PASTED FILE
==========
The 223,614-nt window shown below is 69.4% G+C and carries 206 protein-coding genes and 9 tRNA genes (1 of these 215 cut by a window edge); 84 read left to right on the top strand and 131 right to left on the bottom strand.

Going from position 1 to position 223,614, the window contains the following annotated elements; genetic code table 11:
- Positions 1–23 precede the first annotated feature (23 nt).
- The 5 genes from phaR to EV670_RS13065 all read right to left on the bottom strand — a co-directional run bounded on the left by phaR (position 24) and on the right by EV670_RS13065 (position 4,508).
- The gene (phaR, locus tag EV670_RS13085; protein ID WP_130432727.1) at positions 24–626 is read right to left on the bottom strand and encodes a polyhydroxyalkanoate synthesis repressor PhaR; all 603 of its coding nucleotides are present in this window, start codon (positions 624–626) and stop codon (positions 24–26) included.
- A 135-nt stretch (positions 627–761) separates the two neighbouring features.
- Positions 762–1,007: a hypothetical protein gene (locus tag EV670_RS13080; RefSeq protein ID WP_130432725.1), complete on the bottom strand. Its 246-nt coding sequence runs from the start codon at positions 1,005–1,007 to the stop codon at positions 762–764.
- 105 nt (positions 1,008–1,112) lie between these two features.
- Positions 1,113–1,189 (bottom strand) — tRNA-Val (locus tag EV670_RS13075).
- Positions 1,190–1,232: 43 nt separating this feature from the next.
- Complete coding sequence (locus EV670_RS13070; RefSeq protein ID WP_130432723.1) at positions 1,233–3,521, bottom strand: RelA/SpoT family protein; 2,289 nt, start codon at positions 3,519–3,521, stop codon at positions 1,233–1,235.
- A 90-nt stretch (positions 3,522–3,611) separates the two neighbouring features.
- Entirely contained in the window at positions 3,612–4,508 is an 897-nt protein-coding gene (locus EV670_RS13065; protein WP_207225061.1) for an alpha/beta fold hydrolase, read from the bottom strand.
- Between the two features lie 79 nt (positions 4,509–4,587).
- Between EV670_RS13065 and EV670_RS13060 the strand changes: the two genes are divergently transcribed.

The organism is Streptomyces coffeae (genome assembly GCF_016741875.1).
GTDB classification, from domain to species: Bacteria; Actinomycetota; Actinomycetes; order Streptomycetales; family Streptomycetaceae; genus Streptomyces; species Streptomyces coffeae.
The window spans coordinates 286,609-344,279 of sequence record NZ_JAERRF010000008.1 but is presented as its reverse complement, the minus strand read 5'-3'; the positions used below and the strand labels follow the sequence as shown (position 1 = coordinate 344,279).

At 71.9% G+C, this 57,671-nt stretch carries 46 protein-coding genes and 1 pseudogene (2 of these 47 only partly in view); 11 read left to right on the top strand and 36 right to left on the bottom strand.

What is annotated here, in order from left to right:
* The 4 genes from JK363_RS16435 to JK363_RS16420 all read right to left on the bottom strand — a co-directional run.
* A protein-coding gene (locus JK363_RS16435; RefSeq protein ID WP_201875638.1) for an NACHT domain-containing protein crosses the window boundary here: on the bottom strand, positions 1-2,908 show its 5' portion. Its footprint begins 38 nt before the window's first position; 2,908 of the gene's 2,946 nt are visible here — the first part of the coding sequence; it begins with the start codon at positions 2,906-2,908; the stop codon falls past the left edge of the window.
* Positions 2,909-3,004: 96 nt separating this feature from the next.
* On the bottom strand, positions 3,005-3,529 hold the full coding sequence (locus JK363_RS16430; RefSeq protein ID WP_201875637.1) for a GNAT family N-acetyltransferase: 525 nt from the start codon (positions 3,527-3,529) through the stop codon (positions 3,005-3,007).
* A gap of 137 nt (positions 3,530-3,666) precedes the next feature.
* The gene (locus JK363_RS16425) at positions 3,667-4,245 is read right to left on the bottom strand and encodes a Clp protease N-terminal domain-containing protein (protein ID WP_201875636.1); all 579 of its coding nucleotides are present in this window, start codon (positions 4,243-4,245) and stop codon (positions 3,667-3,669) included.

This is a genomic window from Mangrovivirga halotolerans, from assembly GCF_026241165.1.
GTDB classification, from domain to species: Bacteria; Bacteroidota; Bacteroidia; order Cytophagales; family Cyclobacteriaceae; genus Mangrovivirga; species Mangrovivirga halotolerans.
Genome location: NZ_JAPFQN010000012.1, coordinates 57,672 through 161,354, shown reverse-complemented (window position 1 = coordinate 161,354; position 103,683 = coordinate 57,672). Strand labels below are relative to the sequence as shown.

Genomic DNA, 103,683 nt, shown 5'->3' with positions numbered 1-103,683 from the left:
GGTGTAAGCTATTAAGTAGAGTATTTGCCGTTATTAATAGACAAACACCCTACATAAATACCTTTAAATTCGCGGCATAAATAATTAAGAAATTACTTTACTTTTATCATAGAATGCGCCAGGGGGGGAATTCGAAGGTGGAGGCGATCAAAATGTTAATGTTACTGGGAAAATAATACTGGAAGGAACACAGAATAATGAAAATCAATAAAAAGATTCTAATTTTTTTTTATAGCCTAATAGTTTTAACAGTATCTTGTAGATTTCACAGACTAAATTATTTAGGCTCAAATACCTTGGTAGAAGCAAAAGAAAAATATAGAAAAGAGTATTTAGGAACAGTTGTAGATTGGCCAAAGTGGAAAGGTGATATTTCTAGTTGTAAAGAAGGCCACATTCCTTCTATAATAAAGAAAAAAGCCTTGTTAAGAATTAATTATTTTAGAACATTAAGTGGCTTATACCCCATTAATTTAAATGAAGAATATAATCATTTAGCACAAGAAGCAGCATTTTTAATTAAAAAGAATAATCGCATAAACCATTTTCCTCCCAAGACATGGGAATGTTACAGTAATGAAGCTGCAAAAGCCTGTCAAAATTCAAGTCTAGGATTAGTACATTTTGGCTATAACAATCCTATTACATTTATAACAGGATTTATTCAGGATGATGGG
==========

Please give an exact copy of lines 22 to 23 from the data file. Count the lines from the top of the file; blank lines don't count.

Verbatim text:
* A protein-coding gene (locus JK363_RS16435; RefSeq protein ID WP_201875638.1) for an NACHT domain-containing protein crosses the window boundary here: on the bottom strand, positions 1-2,908 show its 5' portion. Its footprint begins 38 nt before the window's first position; 2,908 of the gene's 2,946 nt are visible here — the first part of the coding sequence; it begins with the start codon at positions 2,906-2,908; the stop codon falls past the left edge of the window.
* Positions 2,909-3,004: 96 nt separating this feature from the next.